4. Jim Morrison

    In response to James and AR, I took a look at your site and although AR is definetly a platform that has legs, I would ask the question what is the business model and who are you going after as clients, and at what cost to to them for creating an AR platform. QR codes are becoming ubiquitous and the pick up will increase as they become more main stream in the application, from my perspective, QR codes as Oyvind states are there to make the connection between paper and mobile internet an interesting experience that does not require too much thought. If QR code gives me the ability to benefit from in the case of vouchers or coupons instant gratification and a result at the end of the day, so be it. QR and AR are mutually integrated with each other. The jury is still out on the pick up of QR codes but adopted early and presented to the masses as a one stop shop to get discounted prices or offers to me is what it’s all about. The voucher/ coupon market in the UK is According to consumer experts Nielsen, in the past 12 months alone almost 10?million Britons used an online savings code. The ability to receive a voucher or coupon via my mobile phone sure beats having to download a voucher, print it out and take to the vendor to be redeemed.

    • James Crawford

      I wasn’t suggesting AR is better or worse than QR codes, I was saying that in terms of a trigger, AR has moved on from QR codes to markerless and that we as marketers should be aware too.

      Using Natural Feature Tracking (NFT) or “marker-less tracking” means that practically anything can be used as a trigger for an augmented reality experience. NFT recognises natural features in practically anything (packages, devices, structures, photos, patterns, and even the shape of the human head) and uses it as a marker to control an augmented reality experience. Source: page 7 of this: http://www.slideshare.net/HiddenCreative/augmented-realitymarketingstrategiesthehowtoguideformarketers-7336466)

      The point I was trying to make was, why use a QR code to trigger anything when you could scan packaging, logos or other artwork?

      Does that make sense?

  5. Jim Morrison

    Hi James I agree, what I am saying is that for a the moment QR is the 800 pound gorilla and has to run it´s course, time will tell if NFT is the next next, it probably is but for now, QR provides an instant and easy solution without a lot of education in making people undestand the why´s and wherefore´s . With QR codes you have cause and effect, scan a code get a result.

    Cheers

    Jim

  6. Dagan Henderson

    I recently made the argument that the glory of QR codes is not the codes themselves (precisely for the reasons you’ve pointed out) but that they are the first super-simple bridge between the offline and online worlds, the cause-and-effect that Jim is talking about.

    What makes QR codes so important to pay attention to is that, finally, offline messages have the ability to drive immediate online actions. And there isn’t too much you can’t do online (you can even, for example, buy a suit!).

    QR codes will most certainly be replaced by something better, but that shouldn’t stop organizations from adopting them. After all, 95% of the logistics for supporting QR codes is really the logistics of supporting the mobile Web. And anyone making the argument that _that_ is going away had better take a serious look around.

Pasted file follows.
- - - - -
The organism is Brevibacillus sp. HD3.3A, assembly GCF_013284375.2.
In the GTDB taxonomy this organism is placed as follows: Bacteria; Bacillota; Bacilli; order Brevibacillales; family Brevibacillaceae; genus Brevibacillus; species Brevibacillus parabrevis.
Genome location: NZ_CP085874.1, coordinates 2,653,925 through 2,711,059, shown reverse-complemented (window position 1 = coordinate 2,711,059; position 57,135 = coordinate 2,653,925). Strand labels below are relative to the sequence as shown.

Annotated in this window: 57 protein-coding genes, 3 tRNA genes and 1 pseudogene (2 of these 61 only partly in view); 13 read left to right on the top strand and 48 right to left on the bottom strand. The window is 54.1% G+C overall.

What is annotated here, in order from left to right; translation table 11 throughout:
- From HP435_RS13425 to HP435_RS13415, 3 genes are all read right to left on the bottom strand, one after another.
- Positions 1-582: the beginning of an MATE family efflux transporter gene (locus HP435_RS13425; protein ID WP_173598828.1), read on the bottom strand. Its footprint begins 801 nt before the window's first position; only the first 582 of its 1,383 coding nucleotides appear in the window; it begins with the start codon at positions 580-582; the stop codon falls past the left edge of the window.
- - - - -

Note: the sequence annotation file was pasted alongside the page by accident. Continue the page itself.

7. Janet Marshall

    I agree with Dagan. I think the bandwagon will roll with QR codes and that businesses will enthusiastically embrace them to drive traffic to their websites. I use the Red Laser app on my iPhone and it works well.
    Interestingly, I was looking at how to incorporate the use of QR codes into a PR campaign for a client just yesterday.

  8. Jim Morrison

    QR Codes
    “The shortest distance between curiosity and information retrieval.”

    OK I think we are all singing off the same hymn sheet, as the American’s say “the dog has legs, but will it hunt”, from our experience, we have focused on going after the low hanging fruit, vouchers and coupons, event ticketing and real estate in the UK, we found that by finding early adopters and running small trials, we were able to get our platform moving at a local level. In general we have found that the majority of companies using QR codes in marketing are being being led by major agencies, probably because their clients can afford a national campaign, the SME’s however are being ignored. This is the space we have approached and it seems to be working, by giving them the tools to run their own campaigns and to leverage their own resources, we are seeing an enthusiastic acceptance of QR Codes. to achieve this we have had to develop a CRM back office platform that integrates with the QR code generation as well as linking to Social media sites such as Facebook and Twitter, to all of you if I can be of any help and relate to you our experiences thus far feel free to contact me.

  9. Voce Monday Morning Five | Voce Communications

    […] The acceptance hurdles for QR codes: Neville Hobson, riffing largely off a post from Read/WriteWeb, comes to many of the same conclusions I did in a post on my personal blog, that QR codes have a ton of potential. But until there’s 1) larger smartphone adoption, 2) more native and universal apps that can handle all such codes and 3) more public education about what people are supposed to do when they see one, usage will likely remain largely among the early adopter set. A recent study shows that somewhere around half of U.S. smartphone users say they’ve used QR codes but that seems extraordinarily high to me and there’s little information there on how many have become regular users of such tools. […]

Comments are closed.
Close